The plaintiffs argue that the defendants have the means to litigate anywhere, while Mr. Friedrich is financially incapable of traveling to New York. (Pl. Memo. at 20-21; Friedrich Aff., ¶¶ 4-6). Judge Stiehl, however, previously considered the plaintiffs' financial hardship and nonetheless determined that "it would be reasonable to expect the plaintiff to bear its own expenses in litigating this matter until it is resolved." (9/26/07 Order at 7-8). Because the plaintiffs have not shown that litigation in Missouri would be any more financially manageable than litigation in Illinois, Judge Stiehl's conclusion is fully applicable to the current motion. Accordingly, this factor weighs neither in favor of nor against transfer.
h. Familiarity with the Governing Law
The plaintiffs asserted both federal and state law claims in their twenty-one count complaint. It is assumed that federal courts in this district and the Eastern District of Missouri are equally familiar with the applicable federal law. Nematron, 30 F. Supp. 2d at 405 (assuming that Southern District of New York and Eastern District of Michigan were equally familiar with federal securities laws). The state law claims, however, will be governed by Illinois state law. See Van Dusen, 376 U.S. at 639 (holding that the transferee court shall apply the substantive law of the transferor court).
The plaintiffs presume that the Eastern District of Missouri is more familiar with Illinois state law, simply by reason of proximity. (Pl. Memo. at 26). However, the plaintiffs have provided no evidence supporting this assertion.*fn13 Because the plaintiffs have failed to demonstrate that the proposed forum is more familiar with the governing law, this factor bears no weight in the transfer analysis.
i. Trial Efficiency and the Interests of Justice
Lastly, courts must consider "whether a transfer is in the interest of justice, 'a concern which relates primarily to issues of judicial economy.'" Royal & Sunalliance, 167 F. Supp. 2d at 578 (citing Dostana Enterprises LLC v. Federal Express Corp., No. 00 Civ. 0747, 2000 WL 1170134, at *7 (S.D.N.Y. Aug. 16, 2000)).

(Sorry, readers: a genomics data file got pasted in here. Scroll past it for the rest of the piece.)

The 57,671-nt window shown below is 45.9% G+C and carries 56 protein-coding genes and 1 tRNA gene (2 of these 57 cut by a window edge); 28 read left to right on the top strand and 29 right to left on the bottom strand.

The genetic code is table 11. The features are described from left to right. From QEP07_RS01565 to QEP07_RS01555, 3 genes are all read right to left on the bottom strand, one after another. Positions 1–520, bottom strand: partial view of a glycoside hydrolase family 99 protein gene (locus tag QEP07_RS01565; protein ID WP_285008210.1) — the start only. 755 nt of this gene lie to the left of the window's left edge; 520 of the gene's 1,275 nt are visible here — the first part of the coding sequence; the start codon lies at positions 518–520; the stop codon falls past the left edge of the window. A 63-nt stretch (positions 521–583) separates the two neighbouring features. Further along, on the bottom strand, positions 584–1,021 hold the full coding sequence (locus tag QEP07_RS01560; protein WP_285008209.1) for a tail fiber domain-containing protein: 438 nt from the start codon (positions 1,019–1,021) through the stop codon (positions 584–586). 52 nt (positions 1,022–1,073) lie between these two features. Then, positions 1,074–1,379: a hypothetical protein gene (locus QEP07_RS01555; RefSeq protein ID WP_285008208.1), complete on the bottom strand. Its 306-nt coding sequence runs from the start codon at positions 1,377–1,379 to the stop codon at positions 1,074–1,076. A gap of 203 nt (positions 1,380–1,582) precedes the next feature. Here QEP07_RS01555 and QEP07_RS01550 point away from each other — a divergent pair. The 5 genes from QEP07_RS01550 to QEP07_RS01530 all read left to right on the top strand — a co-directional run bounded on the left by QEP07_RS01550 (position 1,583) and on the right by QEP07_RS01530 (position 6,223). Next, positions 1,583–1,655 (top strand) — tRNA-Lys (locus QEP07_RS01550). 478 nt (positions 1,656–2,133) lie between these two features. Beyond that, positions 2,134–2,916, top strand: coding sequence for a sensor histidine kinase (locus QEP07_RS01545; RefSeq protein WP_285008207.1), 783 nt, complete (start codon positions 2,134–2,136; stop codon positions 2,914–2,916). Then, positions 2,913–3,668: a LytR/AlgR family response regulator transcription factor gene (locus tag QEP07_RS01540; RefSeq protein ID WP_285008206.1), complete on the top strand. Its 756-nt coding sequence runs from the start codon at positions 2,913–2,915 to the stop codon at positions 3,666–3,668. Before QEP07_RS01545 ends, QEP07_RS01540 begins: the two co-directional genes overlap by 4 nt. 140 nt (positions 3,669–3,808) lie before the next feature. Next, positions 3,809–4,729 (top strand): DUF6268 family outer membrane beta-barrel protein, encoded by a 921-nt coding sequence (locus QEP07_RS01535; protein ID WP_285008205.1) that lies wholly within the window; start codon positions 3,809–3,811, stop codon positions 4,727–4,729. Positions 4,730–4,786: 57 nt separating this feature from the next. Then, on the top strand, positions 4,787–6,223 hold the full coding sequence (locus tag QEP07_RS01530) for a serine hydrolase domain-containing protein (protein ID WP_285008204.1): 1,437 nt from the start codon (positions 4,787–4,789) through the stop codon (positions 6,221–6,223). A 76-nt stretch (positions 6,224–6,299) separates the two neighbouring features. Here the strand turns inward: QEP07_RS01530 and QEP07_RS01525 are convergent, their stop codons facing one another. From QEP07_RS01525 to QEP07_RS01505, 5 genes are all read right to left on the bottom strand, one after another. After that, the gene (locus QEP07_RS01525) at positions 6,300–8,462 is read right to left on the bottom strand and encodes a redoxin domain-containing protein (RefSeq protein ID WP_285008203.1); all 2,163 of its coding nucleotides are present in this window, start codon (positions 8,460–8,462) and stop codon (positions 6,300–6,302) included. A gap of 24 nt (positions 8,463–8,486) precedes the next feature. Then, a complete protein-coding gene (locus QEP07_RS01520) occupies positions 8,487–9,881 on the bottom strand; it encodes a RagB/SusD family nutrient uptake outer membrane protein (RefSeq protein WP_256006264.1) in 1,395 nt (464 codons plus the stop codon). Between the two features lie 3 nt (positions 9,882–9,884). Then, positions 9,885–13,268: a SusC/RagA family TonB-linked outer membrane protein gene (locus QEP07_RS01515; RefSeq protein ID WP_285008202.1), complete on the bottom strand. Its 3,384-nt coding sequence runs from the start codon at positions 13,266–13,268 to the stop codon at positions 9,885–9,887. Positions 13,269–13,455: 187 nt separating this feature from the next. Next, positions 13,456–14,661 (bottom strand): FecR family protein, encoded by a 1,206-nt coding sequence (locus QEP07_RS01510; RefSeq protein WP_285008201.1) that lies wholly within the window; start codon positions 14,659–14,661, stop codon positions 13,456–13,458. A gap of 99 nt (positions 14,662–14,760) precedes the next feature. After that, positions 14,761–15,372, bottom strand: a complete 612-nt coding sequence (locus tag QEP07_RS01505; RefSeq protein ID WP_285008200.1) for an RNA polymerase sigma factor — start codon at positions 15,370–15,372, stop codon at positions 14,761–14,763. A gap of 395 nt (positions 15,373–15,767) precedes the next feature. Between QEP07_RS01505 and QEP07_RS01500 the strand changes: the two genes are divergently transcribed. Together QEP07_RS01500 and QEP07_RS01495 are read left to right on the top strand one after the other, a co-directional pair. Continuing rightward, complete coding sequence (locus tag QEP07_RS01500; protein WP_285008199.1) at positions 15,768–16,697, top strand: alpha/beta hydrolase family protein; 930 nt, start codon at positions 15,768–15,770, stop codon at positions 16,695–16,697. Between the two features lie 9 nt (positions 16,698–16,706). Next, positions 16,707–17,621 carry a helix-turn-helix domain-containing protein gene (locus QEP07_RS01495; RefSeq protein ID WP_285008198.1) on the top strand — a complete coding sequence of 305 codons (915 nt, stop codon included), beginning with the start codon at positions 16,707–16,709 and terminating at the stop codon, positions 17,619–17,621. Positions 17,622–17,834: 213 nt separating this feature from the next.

Clearly, the Eastern District of Missouri's dockets are much less congested than those of the Southern District of New York. See http://www.uscourts.gov/cgi-bin/cmsd2007.pl. However, Judge Stiehl previously considered this factor as it related to the Southern District of Illinois, which has docket congestion comparable to that of the Eastern District of Missouri, and nevertheless found that transferring this action to the Southern District of New York best served the interest of justice. (9/26/07 Order at 9-10). Judge Stiehl further explained that because the alleged infringement occurred in New York, transfer to New York promoted "the interests of resolving controversies in their locale and the interests of the community and forum closest to the action." (9/26/07 Order at 9).
This factor weighs all the more heavily against the plaintiffs in the current analysis. As the defendants emphasize, over a year has passed since the plaintiffs filed this action, and the plaintiffs have yet to begin litigating the merits of their claims. (Def. N.Y. Memo. at 1). Even after the Judge Stiehl's original transfer determination and his subsequent denial of the plaintiffs' motion for reconsideration, the venue dispute continues in this Court. Transferring this action a second time would prolong this collateral controversy and further delay the reaching of the merits. Cf. Skil Corp., 541 F.2d at 559 (noting that Congress did not intend Section 1404(a) to serve as a vehicle to shuttle cases back and forth between districts, thus delaying adjudication on the merits); Gulf Research & Development Co. v. Schlumberger Well Surveying Corp., 98 F. Supp. 198, 201 (D.Del. 1951) (deeming "the orderly functioning of the judicial process" most important consideration and warning of risks of allowing cases to "shuttle back and forth interminably"). Therefore, transfer to the Eastern District of Missouri is not in the interest of justice.
Since the balance of convenience clearly favors adjudication in this district rather than in the Eastern District of Missouri, the plaintiffs' motion to transfer venue pursuant to 28 U.S.C. § 1404(a) is denied.